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A Bridesmaid’s Dos and Don’ts for Destination Weddings

Dos & Don'ts of Being Bridesmaid on a Destination Wedding_7
Mandy Voisin
Written by Mandy Voisin

Being asked to be a bridesmaid is a huge honor. Though at times it can feel like you agreed to an (ahem) unpaid second job, it’s one of the best ways you can support your friend, and can be a lot of fun. But being a modern bridesmaid isn’t what it used to be, and when your friend’s special day is a destination wedding, the rules of the game change completely.

The destination wedding trend has bridesmaids all over the nation pausing to ask “Am I supposed to pay for that?” when it comes to lodging, airfare, and the bachelorette party. Responsibilities that used to be cut and dry as far as finances go (outlined in Emily Post’s etiquette guides) have progressively changed — especially if the wedding is far from home.

So if you are about to embark on the bridesmaid train, here are some Dos and Don’ts before the couple says their I-dos to make life a little easier for you, the bride and groom, and everyone else involved.

Don’t avoid discussing expectations with the bride before you say yes to being her bridesmaid 

Dos & Don'ts of Being Bridesmaid on a Destination Wedding

If the couple decides to have their wedding in a yurt in Wales, great! But make sure you discuss what she expects you to pay for before you agree to be her bridesmaid. It’s traditional for the bride to cover the cost of lodging for out-of-town attendants, but when the wedding is in an overseas location, etiquette rules change, and often the guests are responsible for their own lodging. Regardless, it helps to have these conversations ahead of time.

According to tradition, the bride and her family often cover lodging for the bridesmaids, and the groom or his family do the same for the groomsmen. However, not everyone follows tradition. You have to discuss this in advance!

Do ask the bride if she would prefer to have her bachelorette party at home, or at the new destination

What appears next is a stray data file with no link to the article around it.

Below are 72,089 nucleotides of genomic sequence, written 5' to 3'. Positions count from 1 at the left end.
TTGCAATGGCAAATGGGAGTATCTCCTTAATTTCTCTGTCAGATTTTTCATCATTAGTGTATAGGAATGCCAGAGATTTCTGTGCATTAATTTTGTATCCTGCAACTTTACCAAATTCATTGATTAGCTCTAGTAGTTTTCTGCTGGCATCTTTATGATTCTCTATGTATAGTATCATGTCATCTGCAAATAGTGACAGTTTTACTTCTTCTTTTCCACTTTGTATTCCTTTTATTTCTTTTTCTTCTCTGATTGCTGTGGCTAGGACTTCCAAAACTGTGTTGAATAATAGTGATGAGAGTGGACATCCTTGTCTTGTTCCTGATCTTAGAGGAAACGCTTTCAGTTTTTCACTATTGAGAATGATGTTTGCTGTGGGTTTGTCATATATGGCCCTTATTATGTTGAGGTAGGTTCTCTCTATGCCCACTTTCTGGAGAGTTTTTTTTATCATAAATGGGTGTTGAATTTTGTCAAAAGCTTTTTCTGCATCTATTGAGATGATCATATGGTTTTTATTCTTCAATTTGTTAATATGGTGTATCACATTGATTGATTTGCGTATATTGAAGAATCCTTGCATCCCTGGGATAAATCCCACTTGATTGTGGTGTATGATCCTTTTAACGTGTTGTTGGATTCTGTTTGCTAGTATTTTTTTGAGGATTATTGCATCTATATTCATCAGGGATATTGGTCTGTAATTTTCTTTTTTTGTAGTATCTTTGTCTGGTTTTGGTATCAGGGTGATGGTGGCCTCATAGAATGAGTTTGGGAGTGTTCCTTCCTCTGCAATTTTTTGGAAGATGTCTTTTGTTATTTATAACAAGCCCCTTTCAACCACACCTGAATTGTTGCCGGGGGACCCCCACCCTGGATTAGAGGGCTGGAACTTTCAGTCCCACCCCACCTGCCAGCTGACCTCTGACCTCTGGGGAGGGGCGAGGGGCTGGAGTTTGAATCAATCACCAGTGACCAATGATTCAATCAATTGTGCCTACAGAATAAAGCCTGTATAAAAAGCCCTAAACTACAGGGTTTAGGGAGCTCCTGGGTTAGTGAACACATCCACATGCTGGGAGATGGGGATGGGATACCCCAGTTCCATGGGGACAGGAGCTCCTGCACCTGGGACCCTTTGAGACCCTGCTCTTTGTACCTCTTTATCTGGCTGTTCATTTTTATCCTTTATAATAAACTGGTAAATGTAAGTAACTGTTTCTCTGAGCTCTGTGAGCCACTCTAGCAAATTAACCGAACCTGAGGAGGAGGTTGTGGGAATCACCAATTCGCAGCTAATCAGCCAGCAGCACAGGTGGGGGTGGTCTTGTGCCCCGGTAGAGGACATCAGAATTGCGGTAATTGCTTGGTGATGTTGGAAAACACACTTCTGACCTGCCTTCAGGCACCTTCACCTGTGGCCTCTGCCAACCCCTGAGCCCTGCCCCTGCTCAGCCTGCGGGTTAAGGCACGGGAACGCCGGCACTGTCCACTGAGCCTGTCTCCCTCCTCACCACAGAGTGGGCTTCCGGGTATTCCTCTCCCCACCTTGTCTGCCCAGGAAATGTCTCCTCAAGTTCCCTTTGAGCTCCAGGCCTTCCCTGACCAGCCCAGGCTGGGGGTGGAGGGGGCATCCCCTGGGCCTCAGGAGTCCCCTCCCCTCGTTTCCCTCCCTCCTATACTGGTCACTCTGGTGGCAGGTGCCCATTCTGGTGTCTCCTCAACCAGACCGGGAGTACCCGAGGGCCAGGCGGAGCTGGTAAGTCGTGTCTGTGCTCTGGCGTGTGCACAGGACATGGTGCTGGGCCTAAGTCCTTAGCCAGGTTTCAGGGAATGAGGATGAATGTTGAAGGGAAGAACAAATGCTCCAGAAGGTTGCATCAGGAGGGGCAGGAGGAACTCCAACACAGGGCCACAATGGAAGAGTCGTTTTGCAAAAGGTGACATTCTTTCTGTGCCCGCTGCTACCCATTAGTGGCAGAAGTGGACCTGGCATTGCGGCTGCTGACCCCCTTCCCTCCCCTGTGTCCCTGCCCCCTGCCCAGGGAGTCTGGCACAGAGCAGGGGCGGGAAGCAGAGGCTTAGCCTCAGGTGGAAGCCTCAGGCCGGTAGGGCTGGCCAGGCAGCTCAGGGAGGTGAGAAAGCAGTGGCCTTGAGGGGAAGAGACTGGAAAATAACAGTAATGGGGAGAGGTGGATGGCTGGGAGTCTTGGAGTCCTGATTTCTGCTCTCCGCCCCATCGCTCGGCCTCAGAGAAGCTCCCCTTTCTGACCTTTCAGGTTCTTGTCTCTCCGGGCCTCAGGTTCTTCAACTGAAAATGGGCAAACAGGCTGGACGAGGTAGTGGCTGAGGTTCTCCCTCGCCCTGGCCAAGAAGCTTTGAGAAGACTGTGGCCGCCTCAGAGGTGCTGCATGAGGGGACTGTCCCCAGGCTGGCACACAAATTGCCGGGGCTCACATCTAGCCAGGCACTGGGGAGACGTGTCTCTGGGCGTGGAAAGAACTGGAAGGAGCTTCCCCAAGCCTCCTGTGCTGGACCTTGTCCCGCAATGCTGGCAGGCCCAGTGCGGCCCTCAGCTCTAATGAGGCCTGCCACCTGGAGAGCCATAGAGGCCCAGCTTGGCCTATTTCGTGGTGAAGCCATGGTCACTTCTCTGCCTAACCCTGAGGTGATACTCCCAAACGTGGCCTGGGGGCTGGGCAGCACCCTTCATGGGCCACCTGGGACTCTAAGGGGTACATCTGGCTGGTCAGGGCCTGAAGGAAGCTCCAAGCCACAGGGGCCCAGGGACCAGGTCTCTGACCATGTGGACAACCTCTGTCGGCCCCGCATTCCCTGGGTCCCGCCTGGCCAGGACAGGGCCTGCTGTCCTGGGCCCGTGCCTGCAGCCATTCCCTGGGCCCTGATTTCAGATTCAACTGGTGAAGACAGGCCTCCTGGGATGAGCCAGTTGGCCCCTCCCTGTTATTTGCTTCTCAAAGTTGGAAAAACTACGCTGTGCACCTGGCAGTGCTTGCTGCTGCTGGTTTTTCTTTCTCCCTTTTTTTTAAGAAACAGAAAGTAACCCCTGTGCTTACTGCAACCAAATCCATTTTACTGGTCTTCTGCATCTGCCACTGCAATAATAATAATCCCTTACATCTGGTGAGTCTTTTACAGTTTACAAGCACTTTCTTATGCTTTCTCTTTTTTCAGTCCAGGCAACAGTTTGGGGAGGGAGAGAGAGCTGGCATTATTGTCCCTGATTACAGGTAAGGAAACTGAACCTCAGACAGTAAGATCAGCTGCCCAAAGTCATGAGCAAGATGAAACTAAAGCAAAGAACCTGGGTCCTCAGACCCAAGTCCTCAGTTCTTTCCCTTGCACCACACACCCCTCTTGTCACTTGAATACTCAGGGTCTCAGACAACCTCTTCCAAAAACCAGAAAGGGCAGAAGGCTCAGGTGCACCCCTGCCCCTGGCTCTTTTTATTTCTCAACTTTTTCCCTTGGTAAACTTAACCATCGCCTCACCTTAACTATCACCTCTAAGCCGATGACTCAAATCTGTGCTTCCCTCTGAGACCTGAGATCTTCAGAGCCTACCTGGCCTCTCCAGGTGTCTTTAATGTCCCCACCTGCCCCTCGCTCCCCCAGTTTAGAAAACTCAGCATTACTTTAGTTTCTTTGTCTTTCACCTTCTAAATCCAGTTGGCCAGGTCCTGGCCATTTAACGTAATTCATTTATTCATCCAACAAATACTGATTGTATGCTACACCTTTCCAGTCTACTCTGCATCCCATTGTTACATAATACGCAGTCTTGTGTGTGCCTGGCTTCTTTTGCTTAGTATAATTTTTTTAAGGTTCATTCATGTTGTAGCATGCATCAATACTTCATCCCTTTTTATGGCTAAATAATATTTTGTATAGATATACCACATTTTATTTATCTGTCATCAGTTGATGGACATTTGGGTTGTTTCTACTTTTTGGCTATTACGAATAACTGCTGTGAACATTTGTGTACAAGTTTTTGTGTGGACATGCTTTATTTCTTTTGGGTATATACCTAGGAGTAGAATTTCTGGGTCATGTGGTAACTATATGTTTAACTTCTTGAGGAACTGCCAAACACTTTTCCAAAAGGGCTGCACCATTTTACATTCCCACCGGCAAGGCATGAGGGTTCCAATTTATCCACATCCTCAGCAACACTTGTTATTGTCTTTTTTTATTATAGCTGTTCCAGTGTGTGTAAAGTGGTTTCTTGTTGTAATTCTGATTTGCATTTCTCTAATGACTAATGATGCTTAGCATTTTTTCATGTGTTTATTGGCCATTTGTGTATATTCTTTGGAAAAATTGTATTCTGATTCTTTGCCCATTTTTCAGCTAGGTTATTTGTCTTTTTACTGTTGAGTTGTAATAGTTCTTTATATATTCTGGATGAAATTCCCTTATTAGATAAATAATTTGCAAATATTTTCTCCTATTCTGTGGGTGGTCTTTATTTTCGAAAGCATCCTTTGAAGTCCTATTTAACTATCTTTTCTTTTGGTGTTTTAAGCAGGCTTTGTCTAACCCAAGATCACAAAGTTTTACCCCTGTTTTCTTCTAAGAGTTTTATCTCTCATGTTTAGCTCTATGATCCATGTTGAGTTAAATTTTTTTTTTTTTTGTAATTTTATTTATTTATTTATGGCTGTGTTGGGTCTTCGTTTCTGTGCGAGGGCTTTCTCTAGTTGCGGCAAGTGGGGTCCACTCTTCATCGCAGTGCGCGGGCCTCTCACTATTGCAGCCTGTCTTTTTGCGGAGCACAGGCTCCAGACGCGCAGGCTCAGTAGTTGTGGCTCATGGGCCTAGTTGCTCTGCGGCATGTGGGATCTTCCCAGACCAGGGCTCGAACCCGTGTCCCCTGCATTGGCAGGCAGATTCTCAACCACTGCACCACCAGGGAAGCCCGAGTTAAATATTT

Because not everyone may be able to make it to the destination wedding, the bride may prefer that you throw her party at home where more friends are able to attend. But if she wants to salsa dance and drink margaritas before her destination wedding in Mexico, it’s your responsibility to make that happen for her. Discussing her expectations can prevent you both from feeling disappointed.

Don’t hesitate to speak up if the bachelorette party will be difficult for you to attend

Dos & Don'ts of Being Bridesmaid on a Destination Wedding_5

If you’re both living in different places and she doesn’t want to have it right before the wedding, this could pose a problem. For example, if she’s in New York and you’re in San Francisco, don’t feel like you have to fly to New York for the bachelorette and to Hawaii for the destination wedding. Your presence at the wedding is sufficient, unless you really want to do both. And Glamour magazine reminds new moms, “… a rowdy bachelorette party isn’t mandatory for bridesmaids who are pregnant or brand-new moms. (“Brand-new” meaning they have a newborn at home. Put on your dancing shoes—at least for a few hours—if your kid is older than, say, six months.)”

Do discuss formal wear and hair and makeup expectations before wedding plans are too far underway

While the bride is allowed to choose what the bridesmaids will wear as part of her big day, the bridesmaids are traditionally responsible for paying for the formal wear and accessories. But with a destination wedding, hair and makeup are up in the air.

In the past, the bridesmaids would do their own hair and makeup, meeting up with the bride later to help her get ready.

But with professional photography and Pinterest and Instagram so central to the big day, more brides want their bridesmaids’ hair and makeup to be professionally done.

Since you’re going to be in a new place, and are already burdened with the flight and possibly lodging expenses, her desire for you to do your hair and makeup professionally should be presented as an option and not a requirement. If the bride does require it of her attendants, she should pick up the tab.

Don’t complain after you know the expectations

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Don’t grumble to the bride about the expense of lodging, airfare, formalwear, the bachelorette party, etc. especially if you’ve already discussed expectations ahead of time. After you discuss expectations, if they seem out of your budget, let the bride know politely and in a timely manner that you are unable to fulfill the duties of a bridesmaid, but be sure to tell her how honored you are that she asked you to participate. But if you agreed to the duties and were told what was expected of you up front, put on a happy face. Complaining can stunt the happiness the bride feels having you there.

And above all … Do have fun!

Throw an epic bachelorette party. Be the first to start the dancing at the reception. Save in advance so you can celebrate stress-free with the couple in the destination of their choice. Honor the friendship you’ve built and make memories that will last a lifetime. After all, the bride asked you to be a big part of the most important day of her life.

Do you have a bridesmaid experience or any tips you want to share with us? Let us know in the comments below!

 

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About the author

Mandy Voisin

Mandy Voisin

Hey I'm Mandy. Writer, traveler, wife, mother, author, woman, over-sharer. I like to talk about the grit of travel, the beautiful, and the people that I meet.

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